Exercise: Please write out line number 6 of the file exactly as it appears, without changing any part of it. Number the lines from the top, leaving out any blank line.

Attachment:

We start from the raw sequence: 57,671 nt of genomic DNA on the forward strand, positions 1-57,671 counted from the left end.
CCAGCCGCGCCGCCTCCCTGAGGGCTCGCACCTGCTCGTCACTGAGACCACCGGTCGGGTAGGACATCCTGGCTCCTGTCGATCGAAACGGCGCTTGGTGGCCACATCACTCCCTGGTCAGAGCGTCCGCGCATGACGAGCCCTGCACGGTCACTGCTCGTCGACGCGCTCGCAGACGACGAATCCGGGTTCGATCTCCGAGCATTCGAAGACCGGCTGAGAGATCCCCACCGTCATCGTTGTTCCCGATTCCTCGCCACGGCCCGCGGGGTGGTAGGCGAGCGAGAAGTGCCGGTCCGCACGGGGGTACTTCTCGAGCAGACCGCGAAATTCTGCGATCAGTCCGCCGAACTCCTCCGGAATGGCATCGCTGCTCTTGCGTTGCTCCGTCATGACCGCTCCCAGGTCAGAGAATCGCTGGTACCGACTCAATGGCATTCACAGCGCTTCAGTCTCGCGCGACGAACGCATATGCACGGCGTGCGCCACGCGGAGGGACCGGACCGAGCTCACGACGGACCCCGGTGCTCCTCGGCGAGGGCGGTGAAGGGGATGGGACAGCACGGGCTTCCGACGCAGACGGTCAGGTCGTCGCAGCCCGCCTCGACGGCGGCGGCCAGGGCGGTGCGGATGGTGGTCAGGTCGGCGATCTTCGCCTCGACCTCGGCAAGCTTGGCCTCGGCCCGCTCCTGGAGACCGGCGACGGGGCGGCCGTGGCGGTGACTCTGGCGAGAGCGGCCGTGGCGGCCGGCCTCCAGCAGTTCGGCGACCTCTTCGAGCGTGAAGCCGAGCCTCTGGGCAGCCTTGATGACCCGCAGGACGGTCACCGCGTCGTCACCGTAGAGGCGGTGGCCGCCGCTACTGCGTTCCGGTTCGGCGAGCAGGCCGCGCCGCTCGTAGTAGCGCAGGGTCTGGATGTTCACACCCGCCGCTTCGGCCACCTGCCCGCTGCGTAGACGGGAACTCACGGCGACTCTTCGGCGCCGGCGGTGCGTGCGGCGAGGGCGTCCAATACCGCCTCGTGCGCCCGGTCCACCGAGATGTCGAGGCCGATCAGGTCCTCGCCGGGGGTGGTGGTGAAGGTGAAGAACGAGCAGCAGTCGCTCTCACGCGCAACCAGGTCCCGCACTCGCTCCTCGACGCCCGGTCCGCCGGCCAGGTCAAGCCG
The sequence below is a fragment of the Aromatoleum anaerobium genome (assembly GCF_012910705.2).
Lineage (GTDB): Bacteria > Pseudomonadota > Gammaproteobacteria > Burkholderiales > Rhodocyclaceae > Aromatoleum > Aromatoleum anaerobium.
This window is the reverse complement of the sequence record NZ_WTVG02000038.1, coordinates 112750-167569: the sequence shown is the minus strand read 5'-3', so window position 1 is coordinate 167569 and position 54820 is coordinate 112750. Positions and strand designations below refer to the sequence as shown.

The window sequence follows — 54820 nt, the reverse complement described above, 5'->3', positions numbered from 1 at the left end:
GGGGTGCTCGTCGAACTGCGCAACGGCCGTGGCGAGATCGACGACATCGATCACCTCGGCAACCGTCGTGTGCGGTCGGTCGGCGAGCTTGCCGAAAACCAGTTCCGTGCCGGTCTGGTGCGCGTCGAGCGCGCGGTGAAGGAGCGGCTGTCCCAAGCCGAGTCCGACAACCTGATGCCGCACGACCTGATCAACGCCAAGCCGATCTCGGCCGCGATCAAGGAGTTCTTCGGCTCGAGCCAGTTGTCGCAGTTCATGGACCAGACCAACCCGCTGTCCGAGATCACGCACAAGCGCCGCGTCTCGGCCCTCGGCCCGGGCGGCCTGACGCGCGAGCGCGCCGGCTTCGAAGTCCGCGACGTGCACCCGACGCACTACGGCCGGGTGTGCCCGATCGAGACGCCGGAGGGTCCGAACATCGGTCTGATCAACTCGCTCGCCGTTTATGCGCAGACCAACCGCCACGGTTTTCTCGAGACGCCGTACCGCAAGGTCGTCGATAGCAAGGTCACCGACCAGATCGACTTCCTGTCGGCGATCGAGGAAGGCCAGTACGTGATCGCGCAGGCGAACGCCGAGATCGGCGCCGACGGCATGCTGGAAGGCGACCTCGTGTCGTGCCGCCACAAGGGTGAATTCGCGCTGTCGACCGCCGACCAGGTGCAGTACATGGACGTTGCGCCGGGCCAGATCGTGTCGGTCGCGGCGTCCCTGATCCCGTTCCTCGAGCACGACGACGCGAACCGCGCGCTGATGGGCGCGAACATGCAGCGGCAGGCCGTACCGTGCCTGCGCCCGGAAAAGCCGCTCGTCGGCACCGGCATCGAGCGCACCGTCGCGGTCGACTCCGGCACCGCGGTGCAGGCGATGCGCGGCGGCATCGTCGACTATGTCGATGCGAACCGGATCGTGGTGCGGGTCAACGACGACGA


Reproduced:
The window sequence follows — 54820 nt, the reverse complement described above, 5'->3', positions numbered from 1 at the left end: